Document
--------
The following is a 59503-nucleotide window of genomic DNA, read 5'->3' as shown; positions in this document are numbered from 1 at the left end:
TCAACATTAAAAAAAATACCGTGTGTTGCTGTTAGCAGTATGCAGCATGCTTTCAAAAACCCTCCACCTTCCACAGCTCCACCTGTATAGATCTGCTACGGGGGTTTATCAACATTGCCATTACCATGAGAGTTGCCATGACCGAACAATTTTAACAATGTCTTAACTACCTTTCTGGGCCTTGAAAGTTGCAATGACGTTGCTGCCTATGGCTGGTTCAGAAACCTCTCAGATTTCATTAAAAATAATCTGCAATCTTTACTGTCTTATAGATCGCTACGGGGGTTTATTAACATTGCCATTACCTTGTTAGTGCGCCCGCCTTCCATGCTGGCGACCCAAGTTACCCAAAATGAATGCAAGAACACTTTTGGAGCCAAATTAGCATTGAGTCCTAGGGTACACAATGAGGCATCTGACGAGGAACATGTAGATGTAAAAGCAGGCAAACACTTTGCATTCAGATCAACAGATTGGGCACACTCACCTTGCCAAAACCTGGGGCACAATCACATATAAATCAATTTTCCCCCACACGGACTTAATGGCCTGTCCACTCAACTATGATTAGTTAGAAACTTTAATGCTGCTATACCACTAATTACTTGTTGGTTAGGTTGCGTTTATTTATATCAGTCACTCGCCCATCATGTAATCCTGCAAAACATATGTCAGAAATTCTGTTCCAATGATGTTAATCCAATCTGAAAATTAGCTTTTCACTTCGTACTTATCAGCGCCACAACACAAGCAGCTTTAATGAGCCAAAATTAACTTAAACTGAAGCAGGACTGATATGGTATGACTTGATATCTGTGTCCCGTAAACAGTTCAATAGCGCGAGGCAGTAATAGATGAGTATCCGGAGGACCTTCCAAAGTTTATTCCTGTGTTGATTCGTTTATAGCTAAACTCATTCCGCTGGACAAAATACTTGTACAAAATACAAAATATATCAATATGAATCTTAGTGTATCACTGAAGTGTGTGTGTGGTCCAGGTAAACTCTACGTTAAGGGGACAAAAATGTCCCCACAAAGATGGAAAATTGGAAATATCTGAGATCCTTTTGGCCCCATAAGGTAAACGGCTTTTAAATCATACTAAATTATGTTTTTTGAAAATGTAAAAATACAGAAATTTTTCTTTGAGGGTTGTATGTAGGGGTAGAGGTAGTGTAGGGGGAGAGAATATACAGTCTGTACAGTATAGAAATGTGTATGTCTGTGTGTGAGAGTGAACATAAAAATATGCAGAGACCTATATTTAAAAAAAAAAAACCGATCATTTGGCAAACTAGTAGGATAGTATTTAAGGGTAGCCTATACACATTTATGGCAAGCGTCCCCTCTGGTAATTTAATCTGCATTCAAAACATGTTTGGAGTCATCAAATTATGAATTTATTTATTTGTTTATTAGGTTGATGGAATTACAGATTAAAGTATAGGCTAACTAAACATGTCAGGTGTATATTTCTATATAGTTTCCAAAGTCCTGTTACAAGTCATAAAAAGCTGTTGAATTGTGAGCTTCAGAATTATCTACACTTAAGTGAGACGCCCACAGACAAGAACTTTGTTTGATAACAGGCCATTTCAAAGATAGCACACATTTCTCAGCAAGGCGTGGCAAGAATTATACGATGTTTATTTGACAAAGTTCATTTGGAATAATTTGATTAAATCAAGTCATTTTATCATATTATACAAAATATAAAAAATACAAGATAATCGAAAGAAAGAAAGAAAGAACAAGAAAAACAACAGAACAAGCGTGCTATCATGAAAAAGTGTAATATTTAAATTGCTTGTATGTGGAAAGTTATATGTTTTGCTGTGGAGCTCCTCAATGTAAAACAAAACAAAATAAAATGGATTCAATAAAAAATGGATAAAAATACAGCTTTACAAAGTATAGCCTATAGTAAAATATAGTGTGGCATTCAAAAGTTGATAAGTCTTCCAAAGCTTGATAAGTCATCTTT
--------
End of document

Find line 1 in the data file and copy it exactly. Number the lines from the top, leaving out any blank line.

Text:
The following is a 59503-nucleotide window of genomic DNA, read 5'->3' as shown; positions in this document are numbered from 1 at the left end: